Intercultural Differences: A Movie Analysis

What happens when you take people with drastically varying racial backgrounds, religious beliefs, cultural patterns, and varying degrees of life experience and mix them together? The movie, Crash, answers that question by taking a close look at the proverbial melting pot of racial differences and tolerance.

Cultures from all over the world had a small piece of screen time throughout the movie, but the largest focuses were on the cultural differences between the black and white population in Los Angeles and the dissension between Americans and Middle Easterners shortly after the September 11th, 2001 attacks. The latter only had minute implications, whereas the former was covered in more detail. Each culture has its own intricacies in their patterns, and some of those intricacies were shown in full detail.

While the message of the movie shows a side of racial intolerance that transverses all planes of bigotry, the real story tells of a deeper connection with human relations. By analyzing the intercultural differences and ideas within the movie, it becomes possible to get a better sense and feel for what it takes to coincide with different cultures within one nation.

Stereotypes fill the screen in all shapes, colors, and sizes. Even though these stereotypes shine through in a terrible way, it also paints a realistic picture of some of the trials and tropes that each culture faces in identity. An essentially clear picture is painted throughout the movie that tells a story of the struggle of living within each culture’s community. There is, however, an enlightening outlook on several aspects of certain cultures that really helps better understand what each culture is born into or acclimates over time.

The majority of the cultural identity shown in the movie is through race. The first example of cultural identity is shown early in the movie as the introduction of two black males having a conversation about race takes place. One of the men spends a good majority of his time talking about his attempts at acclimating to the likes and dislikes of white people. The other, however, abhors the idea of white culture and speaks directly to the effect of how black people are forced to live differently because of the white culture that suppresses them. This is further proof that cultural patterns do not apply to every single person of a particular culture. Even though the scene is just a few minutes in length, it provides an interesting look into the outlook and cultural identity of the black community in Los Angeles.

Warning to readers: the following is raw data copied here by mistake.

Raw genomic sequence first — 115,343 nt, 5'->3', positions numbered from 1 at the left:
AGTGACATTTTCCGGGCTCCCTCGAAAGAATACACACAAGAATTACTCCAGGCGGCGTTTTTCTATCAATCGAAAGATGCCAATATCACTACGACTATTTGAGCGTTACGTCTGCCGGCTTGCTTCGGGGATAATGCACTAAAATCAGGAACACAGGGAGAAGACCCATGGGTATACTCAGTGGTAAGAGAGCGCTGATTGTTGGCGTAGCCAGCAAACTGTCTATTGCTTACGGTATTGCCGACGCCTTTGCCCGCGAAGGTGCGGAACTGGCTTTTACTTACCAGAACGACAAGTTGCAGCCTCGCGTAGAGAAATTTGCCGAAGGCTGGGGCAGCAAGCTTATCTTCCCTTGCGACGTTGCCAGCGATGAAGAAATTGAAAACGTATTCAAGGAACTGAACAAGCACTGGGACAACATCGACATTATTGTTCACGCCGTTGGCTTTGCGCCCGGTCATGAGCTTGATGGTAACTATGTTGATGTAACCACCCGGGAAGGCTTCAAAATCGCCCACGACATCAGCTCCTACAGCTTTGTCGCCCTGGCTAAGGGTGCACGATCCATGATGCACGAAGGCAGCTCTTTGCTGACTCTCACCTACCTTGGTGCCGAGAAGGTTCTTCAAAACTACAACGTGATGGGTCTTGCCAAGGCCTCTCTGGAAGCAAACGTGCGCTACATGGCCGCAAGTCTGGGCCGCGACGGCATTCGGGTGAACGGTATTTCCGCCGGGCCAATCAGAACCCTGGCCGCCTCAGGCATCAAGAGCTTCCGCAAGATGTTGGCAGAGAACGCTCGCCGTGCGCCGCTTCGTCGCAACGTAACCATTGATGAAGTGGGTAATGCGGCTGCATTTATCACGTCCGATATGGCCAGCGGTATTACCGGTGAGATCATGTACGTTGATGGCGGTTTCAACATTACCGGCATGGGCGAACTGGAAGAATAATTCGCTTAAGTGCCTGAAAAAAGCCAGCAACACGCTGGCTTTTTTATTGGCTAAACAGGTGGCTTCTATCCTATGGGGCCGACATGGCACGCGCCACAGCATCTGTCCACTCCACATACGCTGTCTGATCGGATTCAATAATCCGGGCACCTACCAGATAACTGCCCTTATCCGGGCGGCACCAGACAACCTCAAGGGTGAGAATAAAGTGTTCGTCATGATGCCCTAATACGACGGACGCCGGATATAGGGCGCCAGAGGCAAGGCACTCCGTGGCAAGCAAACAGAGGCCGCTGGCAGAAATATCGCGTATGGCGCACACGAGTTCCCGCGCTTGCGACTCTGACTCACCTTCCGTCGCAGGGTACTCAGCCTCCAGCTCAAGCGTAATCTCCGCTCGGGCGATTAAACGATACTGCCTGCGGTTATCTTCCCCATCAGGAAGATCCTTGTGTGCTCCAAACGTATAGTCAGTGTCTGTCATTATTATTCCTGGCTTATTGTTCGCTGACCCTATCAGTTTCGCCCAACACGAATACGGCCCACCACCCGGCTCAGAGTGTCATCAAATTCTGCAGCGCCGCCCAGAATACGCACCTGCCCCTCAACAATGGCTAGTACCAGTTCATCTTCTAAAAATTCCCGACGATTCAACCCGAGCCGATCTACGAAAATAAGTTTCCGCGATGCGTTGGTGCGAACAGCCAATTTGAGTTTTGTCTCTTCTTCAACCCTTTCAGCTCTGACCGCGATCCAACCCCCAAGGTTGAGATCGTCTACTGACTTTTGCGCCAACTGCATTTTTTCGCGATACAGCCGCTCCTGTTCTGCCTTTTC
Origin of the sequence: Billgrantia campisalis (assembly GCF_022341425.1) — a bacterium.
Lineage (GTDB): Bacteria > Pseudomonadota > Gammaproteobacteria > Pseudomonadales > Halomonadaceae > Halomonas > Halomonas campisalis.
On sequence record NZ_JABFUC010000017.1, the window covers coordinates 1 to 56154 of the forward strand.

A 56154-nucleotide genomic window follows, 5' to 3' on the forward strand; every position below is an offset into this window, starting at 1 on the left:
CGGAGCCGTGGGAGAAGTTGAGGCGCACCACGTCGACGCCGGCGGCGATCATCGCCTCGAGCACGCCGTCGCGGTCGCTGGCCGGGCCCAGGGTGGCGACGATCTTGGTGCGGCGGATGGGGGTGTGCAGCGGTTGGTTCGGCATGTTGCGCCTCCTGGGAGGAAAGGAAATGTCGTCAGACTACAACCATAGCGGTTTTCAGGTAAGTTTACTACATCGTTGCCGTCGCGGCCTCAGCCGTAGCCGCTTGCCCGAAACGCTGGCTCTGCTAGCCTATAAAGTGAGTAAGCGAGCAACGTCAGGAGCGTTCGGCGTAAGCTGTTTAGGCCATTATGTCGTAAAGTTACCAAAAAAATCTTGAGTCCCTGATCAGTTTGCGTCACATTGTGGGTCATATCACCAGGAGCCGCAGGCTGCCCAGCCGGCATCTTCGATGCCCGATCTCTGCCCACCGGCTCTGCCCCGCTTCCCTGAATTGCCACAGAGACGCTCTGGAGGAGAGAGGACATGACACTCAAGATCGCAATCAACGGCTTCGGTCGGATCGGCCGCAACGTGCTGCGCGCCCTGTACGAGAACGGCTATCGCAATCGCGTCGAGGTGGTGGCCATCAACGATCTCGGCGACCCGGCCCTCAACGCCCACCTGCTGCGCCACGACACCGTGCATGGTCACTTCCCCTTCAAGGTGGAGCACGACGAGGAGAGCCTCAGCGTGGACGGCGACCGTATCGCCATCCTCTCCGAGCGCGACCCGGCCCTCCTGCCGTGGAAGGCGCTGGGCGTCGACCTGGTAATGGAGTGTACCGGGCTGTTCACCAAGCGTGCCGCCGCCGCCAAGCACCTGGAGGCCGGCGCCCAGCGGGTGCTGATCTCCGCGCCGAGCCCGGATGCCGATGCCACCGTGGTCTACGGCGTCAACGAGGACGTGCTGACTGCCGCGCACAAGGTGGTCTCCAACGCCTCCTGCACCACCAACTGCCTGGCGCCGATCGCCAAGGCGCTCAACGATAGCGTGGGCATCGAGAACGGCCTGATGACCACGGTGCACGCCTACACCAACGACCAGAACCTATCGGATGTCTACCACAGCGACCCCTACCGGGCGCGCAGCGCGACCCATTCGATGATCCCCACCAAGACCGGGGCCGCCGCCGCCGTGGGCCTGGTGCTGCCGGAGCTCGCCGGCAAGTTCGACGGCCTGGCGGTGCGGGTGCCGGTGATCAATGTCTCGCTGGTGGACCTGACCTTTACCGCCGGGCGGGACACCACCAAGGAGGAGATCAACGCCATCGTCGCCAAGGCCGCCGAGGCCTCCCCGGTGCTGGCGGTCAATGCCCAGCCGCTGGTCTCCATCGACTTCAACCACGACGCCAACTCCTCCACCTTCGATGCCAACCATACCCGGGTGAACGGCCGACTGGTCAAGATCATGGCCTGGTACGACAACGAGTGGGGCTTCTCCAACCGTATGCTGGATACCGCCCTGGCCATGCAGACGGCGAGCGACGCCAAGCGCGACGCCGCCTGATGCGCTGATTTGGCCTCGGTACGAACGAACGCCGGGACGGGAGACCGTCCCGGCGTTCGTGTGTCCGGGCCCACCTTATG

Shortly after the talk between the two characters, they notice several of the things they are talking about happening around them. Then, they proceed to fill in the stereotypes of which they just spoke. After stealing a car, one of the characters justifies his actions by saying that he only takes from those that have much to lose and how he would never steal from somebody of his own race. Later in the movie, he is faced with that dilemma as he accidentally tries to rob another black person. He soon realizes his mistake and attempts to quell the situation. After a stint with the police, the two men head on their way, clearly changed and different because of the entire affair.

One could argue that the cultural arena of these men’s lives have shaped their psyches into certain cultural behaviors. As it is continually shown throughout the movie, racism is prevalent in so much of the men’s lives, and their cultural patterns, mindsets, identities and personal biases all stem from the environment around them. One of the men believes all of the racism occurs because of what he has witnessed within his own culture, what he has seen happening since he was a small child. The other man grew up in a different kind of home, thus his views are askew to that of the original man.

Elsewhere in the movie resides a man and woman with a lot of money, power, and status, and they are both white. The wife immediately makes assumptions regarding the Hispanic community, both from the housekeeping staff, as well as a locksmith that is helping change the locks at the house. The movie even goes so far as to show us how intensely incorrect the wife’s assumptions are by giving us a glimpse into the personal life of one of the Hispanic characters. He lives in a nice house with a wife and daughter, but the white woman jumps to her conclusions because of a few tattoos and the color of the man’s skin.